Double entendre: a figure of speech that can be understood in two ways. ie, if I said you had a beautiful body, would you hold it against me?

Play on words: using words with more than one meaning: ie, little jimmy told his teacher he never saw a humming bird but he had watched a spelling bee.

Using words in a different order: ie, I swear to drunk I’m not god osifer.

Slight modification: ie, that’s what she said.

Hostile Jokes (beginning to 1:05)
Obscene Jokes
Cynical Jokes
Skeptical Jokes (between 1:54 and 3:23

Innocent Joke: Knock knock
Who’s there?
Woo, who?
Don’t get so excited, it’s just a joke.

Works Cited
Boeree, George C. "Sigmund Freud ." Personality Theories. 1997. 1 Oct. 2008. .

Newirth, Joseph. “Jokes and Their Relation to the Unconscious: Humor as a Fundamental
Emotional Experience.” Psychoanalytic Dialogues 16.5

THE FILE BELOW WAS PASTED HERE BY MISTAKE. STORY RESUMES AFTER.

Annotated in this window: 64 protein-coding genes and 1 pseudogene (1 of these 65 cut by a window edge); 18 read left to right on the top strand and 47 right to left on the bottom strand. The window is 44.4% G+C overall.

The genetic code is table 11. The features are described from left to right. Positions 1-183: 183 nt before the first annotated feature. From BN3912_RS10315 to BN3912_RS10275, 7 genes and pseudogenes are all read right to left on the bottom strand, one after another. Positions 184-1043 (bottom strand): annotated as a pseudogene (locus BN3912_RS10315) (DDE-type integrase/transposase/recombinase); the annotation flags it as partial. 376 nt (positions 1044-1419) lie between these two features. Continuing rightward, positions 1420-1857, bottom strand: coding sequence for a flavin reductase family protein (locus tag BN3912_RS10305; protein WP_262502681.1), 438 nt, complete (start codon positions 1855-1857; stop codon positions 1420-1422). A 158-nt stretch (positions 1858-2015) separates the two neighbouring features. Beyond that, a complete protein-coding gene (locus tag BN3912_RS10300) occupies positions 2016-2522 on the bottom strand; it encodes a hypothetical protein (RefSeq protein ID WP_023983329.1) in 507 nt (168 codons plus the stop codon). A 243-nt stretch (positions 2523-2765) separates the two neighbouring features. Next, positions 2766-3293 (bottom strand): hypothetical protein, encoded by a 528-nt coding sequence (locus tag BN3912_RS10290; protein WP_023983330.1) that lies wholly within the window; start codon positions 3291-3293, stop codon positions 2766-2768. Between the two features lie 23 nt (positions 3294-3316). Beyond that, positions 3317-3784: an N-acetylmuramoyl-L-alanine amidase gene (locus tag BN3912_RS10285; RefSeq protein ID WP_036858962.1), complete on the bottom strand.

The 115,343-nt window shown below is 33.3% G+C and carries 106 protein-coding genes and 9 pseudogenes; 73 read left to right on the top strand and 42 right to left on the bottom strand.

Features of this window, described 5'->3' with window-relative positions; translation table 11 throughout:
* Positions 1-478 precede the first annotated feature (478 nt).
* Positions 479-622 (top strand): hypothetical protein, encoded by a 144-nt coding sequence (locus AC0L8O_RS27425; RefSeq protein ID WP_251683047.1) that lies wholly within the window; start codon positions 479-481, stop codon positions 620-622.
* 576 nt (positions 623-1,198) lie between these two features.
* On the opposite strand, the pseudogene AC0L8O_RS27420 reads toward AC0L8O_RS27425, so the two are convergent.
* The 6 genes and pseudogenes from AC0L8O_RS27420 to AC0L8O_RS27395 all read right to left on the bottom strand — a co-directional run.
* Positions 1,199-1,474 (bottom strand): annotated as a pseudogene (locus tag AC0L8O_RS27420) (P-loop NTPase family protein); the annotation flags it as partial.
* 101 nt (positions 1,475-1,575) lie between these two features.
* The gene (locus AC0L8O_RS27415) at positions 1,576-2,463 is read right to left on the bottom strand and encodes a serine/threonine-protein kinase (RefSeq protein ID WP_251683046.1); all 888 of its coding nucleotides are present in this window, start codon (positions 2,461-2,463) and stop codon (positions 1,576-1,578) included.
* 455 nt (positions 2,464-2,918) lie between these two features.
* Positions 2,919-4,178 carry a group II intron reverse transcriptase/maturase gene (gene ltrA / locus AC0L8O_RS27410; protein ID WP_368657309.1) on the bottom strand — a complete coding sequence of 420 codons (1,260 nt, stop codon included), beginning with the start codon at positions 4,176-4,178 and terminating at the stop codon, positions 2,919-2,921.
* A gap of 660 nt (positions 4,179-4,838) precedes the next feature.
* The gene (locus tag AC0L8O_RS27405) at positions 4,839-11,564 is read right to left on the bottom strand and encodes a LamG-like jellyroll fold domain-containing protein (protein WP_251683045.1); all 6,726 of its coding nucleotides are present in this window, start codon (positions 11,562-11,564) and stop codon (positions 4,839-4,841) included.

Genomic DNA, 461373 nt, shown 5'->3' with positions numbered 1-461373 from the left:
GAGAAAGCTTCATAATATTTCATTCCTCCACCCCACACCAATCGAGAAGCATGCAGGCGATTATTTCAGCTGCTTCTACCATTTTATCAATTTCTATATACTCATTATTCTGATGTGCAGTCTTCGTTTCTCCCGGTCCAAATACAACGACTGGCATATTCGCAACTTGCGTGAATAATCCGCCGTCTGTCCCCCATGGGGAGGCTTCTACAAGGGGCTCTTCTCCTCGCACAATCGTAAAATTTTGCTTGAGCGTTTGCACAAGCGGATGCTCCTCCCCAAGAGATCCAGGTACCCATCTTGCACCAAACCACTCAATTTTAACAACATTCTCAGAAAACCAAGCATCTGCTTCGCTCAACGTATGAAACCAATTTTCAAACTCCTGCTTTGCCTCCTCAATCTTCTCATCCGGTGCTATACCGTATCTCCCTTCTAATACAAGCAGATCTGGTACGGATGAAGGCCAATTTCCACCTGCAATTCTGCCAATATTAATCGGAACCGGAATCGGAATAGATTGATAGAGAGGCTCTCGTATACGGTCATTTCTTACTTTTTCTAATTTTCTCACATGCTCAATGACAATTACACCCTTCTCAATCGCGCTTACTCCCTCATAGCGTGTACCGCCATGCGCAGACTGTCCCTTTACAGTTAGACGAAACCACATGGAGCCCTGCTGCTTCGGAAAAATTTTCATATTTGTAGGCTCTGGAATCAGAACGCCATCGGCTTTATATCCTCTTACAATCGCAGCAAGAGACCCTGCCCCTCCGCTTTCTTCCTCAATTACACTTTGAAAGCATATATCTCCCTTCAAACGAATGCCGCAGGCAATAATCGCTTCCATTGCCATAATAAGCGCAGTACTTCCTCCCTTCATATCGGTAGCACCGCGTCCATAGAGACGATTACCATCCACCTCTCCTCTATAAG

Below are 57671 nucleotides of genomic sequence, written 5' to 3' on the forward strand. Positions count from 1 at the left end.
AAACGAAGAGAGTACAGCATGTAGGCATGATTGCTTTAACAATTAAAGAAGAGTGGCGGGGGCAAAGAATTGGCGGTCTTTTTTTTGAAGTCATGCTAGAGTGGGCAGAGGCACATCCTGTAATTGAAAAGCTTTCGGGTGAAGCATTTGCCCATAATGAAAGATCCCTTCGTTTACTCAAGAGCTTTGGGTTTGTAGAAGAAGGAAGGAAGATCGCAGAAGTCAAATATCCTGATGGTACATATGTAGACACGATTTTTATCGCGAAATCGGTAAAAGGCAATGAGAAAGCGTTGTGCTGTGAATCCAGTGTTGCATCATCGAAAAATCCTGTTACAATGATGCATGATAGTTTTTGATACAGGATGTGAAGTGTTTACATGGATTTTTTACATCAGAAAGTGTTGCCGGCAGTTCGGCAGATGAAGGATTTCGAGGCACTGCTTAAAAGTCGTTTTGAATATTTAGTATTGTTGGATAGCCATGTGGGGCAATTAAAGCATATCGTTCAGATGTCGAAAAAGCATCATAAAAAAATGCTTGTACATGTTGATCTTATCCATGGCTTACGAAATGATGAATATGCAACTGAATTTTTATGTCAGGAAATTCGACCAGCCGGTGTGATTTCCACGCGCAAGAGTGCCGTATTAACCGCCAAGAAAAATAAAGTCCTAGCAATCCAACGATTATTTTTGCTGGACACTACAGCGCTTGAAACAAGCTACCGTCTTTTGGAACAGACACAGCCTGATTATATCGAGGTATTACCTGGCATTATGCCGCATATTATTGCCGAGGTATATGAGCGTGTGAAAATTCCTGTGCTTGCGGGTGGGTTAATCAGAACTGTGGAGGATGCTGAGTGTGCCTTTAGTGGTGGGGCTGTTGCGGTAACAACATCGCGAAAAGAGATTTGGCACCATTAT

(2006): 557-571.

Rowell, Maria H. "Sigmund Freud's Biography." The Freud Page. 1998. 2 Oct. 2008. .

Van Wagner, Kendra . "Sigmund Freud Biography." 2008. 1 Oct. 2008. .

Freud, Sigmund. Volume 6: Jokes and Their Relation to the Unconscious
Pelican Books, 1976. London, England.


English 201 Students said...

I felt that the writers of this blog started off with a very strong introduction. They used examples that most of the class can relate to, which of course would catch the interest of anyone who read it. Overall, I felt that this blog was very informative, relevant, and interesting to read. Good job!
-Karen Taylor

English 201 Students said...

I found it rather interesting to find out what made Freud begin in emotional and mental health matters. I feel like the writers took this to the next level instead of the usual biographical writing.
-Jennifer Rose

Sarah said...